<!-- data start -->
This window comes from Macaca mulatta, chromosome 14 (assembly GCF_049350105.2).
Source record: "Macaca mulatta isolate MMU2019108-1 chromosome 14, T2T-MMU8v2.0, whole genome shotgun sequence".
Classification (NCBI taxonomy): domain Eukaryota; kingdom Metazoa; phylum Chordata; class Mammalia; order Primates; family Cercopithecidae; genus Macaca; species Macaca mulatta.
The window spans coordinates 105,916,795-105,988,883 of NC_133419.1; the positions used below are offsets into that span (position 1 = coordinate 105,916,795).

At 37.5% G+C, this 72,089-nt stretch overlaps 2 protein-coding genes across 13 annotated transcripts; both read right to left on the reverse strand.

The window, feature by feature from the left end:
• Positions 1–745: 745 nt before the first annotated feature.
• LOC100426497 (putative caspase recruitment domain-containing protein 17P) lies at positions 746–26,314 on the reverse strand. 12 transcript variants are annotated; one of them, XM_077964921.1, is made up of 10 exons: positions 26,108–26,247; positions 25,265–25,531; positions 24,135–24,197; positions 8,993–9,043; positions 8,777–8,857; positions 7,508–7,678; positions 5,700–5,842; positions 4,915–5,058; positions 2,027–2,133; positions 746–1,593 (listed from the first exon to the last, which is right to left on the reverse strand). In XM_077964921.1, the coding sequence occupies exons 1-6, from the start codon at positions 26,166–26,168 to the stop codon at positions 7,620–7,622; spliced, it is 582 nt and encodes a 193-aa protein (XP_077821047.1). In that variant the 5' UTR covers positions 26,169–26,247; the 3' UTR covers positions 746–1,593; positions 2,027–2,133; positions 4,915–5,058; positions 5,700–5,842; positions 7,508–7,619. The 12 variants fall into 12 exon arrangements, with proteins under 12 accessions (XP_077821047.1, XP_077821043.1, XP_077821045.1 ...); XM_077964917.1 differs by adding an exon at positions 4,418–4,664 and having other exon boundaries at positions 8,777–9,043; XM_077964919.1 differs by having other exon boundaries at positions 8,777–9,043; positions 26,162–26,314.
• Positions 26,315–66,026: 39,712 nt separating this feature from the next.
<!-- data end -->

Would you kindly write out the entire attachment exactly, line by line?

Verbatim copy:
This window comes from Macaca mulatta, chromosome 14 (assembly GCF_049350105.2).
Source record: "Macaca mulatta isolate MMU2019108-1 chromosome 14, T2T-MMU8v2.0, whole genome shotgun sequence".
Classification (NCBI taxonomy): domain Eukaryota; kingdom Metazoa; phylum Chordata; class Mammalia; order Primates; family Cercopithecidae; genus Macaca; species Macaca mulatta.
The window spans coordinates 105,916,795-105,988,883 of NC_133419.1; the positions used below are offsets into that span (position 1 = coordinate 105,916,795).

At 37.5% G+C, this 72,089-nt stretch overlaps 2 protein-coding genes across 13 annotated transcripts; both read right to left on the reverse strand.

The window, feature by feature from the left end:
• Positions 1–745: 745 nt before the first annotated feature.
• LOC100426497 (putative caspase recruitment domain-containing protein 17P) lies at positions 746–26,314 on the reverse strand. 12 transcript variants are annotated; one of them, XM_077964921.1, is made up of 10 exons: positions 26,108–26,247; positions 25,265–25,531; positions 24,135–24,197; positions 8,993–9,043; positions 8,777–8,857; positions 7,508–7,678; positions 5,700–5,842; positions 4,915–5,058; positions 2,027–2,133; positions 746–1,593 (listed from the first exon to the last, which is right to left on the reverse strand). In XM_077964921.1, the coding sequence occupies exons 1-6, from the start codon at positions 26,166–26,168 to the stop codon at positions 7,620–7,622; spliced, it is 582 nt and encodes a 193-aa protein (XP_077821047.1). In that variant the 5' UTR covers positions 26,169–26,247; the 3' UTR covers positions 746–1,593; positions 2,027–2,133; positions 4,915–5,058; positions 5,700–5,842; positions 7,508–7,619. The 12 variants fall into 12 exon arrangements, with proteins under 12 accessions (XP_077821047.1, XP_077821043.1, XP_077821045.1 ...); XM_077964917.1 differs by adding an exon at positions 4,418–4,664 and having other exon boundaries at positions 8,777–9,043; XM_077964919.1 differs by having other exon boundaries at positions 8,777–9,043; positions 26,162–26,314.
• Positions 26,315–66,026: 39,712 nt separating this feature from the next.